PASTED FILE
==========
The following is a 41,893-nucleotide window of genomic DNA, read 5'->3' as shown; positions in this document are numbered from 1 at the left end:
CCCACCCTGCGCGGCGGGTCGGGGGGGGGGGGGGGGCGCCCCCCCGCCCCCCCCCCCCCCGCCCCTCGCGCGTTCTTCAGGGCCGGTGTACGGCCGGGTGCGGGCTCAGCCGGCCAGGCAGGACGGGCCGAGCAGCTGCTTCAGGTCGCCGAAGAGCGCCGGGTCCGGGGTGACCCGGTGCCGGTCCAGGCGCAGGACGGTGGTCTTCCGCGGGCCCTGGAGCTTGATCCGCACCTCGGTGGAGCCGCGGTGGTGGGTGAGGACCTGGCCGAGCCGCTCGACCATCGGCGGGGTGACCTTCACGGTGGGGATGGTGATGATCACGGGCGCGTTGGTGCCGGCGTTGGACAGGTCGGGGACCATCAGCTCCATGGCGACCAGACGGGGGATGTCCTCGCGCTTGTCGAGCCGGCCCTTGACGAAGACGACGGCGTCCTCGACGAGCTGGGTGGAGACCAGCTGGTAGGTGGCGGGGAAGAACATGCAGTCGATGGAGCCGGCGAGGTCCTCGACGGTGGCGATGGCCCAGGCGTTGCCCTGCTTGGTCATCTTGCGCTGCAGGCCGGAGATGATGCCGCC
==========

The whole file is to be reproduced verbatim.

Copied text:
The following is a 41,893-nucleotide window of genomic DNA, read 5'->3' as shown; positions in this document are numbered from 1 at the left end:
CCCACCCTGCGCGGCGGGTCGGGGGGGGGGGGGGGGCGCCCCCCCGCCCCCCCCCCCCCCGCCCCTCGCGCGTTCTTCAGGGCCGGTGTACGGCCGGGTGCGGGCTCAGCCGGCCAGGCAGGACGGGCCGAGCAGCTGCTTCAGGTCGCCGAAGAGCGCCGGGTCCGGGGTGACCCGGTGCCGGTCCAGGCGCAGGACGGTGGTCTTCCGCGGGCCCTGGAGCTTGATCCGCACCTCGGTGGAGCCGCGGTGGTGGGTGAGGACCTGGCCGAGCCGCTCGACCATCGGCGGGGTGACCTTCACGGTGGGGATGGTGATGATCACGGGCGCGTTGGTGCCGGCGTTGGACAGGTCGGGGACCATCAGCTCCATGGCGACCAGACGGGGGATGTCCTCGCGCTTGTCGAGCCGGCCCTTGACGAAGACGACGGCGTCCTCGACGAGCTGGGTGGAGACCAGCTGGTAGGTGGCGGGGAAGAACATGCAGTCGATGGAGCCGGCGAGGTCCTCGACGGTGGCGATGGCCCAGGCGTTGCCCTGCTTGGTCATCTTGCGCTGCAGGCCGGAGATGATGCCGCC